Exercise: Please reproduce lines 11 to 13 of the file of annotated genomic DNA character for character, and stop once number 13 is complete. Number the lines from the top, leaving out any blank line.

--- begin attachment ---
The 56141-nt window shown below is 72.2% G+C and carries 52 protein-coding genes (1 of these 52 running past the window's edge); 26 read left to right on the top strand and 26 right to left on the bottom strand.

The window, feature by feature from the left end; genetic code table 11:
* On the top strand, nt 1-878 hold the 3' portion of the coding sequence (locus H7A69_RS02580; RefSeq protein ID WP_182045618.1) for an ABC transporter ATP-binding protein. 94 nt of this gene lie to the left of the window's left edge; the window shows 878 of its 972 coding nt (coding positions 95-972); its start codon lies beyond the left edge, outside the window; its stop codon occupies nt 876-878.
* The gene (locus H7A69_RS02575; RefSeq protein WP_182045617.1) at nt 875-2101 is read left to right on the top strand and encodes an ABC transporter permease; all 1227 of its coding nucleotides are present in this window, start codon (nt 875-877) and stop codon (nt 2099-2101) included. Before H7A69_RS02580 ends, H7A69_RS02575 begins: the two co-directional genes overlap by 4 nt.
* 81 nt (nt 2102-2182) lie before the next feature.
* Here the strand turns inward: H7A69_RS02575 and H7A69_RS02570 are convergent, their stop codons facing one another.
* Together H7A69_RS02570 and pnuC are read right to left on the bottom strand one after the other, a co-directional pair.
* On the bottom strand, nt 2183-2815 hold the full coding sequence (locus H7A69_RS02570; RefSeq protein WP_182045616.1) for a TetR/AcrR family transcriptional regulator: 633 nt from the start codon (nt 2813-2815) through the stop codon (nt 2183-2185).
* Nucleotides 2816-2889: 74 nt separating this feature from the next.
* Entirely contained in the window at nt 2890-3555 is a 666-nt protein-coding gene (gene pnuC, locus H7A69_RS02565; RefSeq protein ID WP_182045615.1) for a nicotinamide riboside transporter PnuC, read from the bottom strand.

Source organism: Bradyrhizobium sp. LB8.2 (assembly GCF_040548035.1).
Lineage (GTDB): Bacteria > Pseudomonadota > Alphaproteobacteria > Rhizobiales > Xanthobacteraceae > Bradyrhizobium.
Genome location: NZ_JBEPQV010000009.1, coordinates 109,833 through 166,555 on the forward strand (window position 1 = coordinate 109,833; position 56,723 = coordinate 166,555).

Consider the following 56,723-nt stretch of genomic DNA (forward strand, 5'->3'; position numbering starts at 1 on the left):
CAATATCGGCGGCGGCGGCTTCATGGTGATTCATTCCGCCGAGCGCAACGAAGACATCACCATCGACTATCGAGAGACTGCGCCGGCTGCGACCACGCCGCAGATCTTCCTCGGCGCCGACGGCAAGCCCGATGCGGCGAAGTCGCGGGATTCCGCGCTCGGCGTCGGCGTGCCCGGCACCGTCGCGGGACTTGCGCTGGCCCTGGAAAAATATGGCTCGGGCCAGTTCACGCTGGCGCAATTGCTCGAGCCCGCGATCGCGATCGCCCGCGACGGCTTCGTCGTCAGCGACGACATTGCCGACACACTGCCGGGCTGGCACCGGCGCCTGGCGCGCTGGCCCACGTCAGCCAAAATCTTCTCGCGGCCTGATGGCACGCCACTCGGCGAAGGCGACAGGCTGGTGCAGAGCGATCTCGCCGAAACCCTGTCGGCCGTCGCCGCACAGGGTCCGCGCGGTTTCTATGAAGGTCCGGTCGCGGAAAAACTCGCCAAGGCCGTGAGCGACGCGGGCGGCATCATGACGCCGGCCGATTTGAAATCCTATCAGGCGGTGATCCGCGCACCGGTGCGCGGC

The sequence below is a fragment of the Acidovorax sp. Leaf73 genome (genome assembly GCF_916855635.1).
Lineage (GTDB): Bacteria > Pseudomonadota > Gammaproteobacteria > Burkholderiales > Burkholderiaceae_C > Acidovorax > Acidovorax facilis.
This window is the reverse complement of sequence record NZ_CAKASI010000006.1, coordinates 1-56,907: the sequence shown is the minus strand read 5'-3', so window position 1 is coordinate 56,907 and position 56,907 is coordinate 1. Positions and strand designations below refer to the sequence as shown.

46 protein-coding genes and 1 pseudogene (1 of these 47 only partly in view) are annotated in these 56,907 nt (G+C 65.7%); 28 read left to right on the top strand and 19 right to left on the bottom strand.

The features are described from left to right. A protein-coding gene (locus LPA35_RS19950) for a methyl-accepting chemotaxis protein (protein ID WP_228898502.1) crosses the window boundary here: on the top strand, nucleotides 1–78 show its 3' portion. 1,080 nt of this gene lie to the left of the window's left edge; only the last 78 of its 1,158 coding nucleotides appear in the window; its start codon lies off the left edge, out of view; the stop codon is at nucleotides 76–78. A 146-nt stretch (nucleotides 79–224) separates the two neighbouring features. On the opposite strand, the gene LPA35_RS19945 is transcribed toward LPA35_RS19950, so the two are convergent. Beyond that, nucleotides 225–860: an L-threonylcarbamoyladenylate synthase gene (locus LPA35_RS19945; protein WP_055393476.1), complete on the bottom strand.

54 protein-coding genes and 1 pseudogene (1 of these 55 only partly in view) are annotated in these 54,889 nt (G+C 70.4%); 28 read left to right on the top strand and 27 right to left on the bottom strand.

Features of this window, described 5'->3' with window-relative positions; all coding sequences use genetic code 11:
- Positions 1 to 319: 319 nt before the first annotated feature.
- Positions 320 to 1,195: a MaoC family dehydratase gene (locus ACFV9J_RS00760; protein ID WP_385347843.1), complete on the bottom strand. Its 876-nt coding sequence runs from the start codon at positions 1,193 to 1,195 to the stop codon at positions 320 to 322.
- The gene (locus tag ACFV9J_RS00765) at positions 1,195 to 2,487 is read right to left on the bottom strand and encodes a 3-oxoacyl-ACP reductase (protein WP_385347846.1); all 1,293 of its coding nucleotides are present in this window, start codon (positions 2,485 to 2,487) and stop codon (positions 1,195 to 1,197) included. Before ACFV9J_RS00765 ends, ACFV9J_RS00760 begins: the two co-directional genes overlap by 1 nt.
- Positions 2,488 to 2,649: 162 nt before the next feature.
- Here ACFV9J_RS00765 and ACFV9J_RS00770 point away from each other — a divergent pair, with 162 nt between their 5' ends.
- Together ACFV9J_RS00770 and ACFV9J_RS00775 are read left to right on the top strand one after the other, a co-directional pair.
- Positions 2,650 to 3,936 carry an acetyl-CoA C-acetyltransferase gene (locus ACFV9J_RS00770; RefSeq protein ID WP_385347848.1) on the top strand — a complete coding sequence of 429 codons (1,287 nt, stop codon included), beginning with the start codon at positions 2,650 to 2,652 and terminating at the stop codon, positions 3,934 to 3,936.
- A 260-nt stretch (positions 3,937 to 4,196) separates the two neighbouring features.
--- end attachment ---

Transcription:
Source organism: Bradyrhizobium sp. LB8.2 (assembly GCF_040548035.1).
Lineage (GTDB): Bacteria > Pseudomonadota > Alphaproteobacteria > Rhizobiales > Xanthobacteraceae > Bradyrhizobium.
Genome location: NZ_JBEPQV010000009.1, coordinates 109,833 through 166,555 on the forward strand (window position 1 = coordinate 109,833; position 56,723 = coordinate 166,555).